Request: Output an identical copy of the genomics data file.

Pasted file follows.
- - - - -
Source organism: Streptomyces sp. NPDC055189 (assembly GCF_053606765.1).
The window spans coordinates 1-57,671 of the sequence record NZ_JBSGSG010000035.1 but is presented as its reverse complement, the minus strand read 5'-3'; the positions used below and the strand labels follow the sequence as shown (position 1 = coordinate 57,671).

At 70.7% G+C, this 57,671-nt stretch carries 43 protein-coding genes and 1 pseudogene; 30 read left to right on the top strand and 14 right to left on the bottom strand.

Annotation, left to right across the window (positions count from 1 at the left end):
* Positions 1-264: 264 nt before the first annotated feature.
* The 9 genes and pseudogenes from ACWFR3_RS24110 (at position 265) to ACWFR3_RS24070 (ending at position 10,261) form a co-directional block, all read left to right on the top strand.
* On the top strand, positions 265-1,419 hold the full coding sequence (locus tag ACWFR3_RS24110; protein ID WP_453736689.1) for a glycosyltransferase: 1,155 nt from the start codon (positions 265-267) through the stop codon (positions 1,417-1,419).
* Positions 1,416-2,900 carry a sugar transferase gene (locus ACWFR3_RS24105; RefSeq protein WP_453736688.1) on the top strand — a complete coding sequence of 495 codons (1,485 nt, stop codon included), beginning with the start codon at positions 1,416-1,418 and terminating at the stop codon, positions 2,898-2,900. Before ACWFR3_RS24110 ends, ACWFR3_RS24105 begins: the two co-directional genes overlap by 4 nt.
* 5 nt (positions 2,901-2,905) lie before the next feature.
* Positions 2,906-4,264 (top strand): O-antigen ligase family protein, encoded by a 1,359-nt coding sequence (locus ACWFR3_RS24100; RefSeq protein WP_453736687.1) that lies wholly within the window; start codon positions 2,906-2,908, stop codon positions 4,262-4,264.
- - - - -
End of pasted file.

Source organism: Streptomyces sp. NPDC055189 (assembly GCF_053606765.1).
The window spans coordinates 1-57,671 of the sequence record NZ_JBSGSG010000035.1 but is presented as its reverse complement, the minus strand read 5'-3'; the positions used below and the strand labels follow the sequence as shown (position 1 = coordinate 57,671).

At 70.7% G+C, this 57,671-nt stretch carries 43 protein-coding genes and 1 pseudogene; 30 read left to right on the top strand and 14 right to left on the bottom strand.

Annotation, left to right across the window (positions count from 1 at the left end):
* Positions 1-264: 264 nt before the first annotated feature.
* The 9 genes and pseudogenes from ACWFR3_RS24110 (at position 265) to ACWFR3_RS24070 (ending at position 10,261) form a co-directional block, all read left to right on the top strand.
* On the top strand, positions 265-1,419 hold the full coding sequence (locus tag ACWFR3_RS24110; protein ID WP_453736689.1) for a glycosyltransferase: 1,155 nt from the start codon (positions 265-267) through the stop codon (positions 1,417-1,419).
* Positions 1,416-2,900 carry a sugar transferase gene (locus ACWFR3_RS24105; RefSeq protein WP_453736688.1) on the top strand — a complete coding sequence of 495 codons (1,485 nt, stop codon included), beginning with the start codon at positions 1,416-1,418 and terminating at the stop codon, positions 2,898-2,900. Before ACWFR3_RS24110 ends, ACWFR3_RS24105 begins: the two co-directional genes overlap by 4 nt.
* 5 nt (positions 2,901-2,905) lie before the next feature.
* Positions 2,906-4,264 (top strand): O-antigen ligase family protein, encoded by a 1,359-nt coding sequence (locus ACWFR3_RS24100; RefSeq protein WP_453736687.1) that lies wholly within the window; start codon positions 2,906-2,908, stop codon positions 4,262-4,264.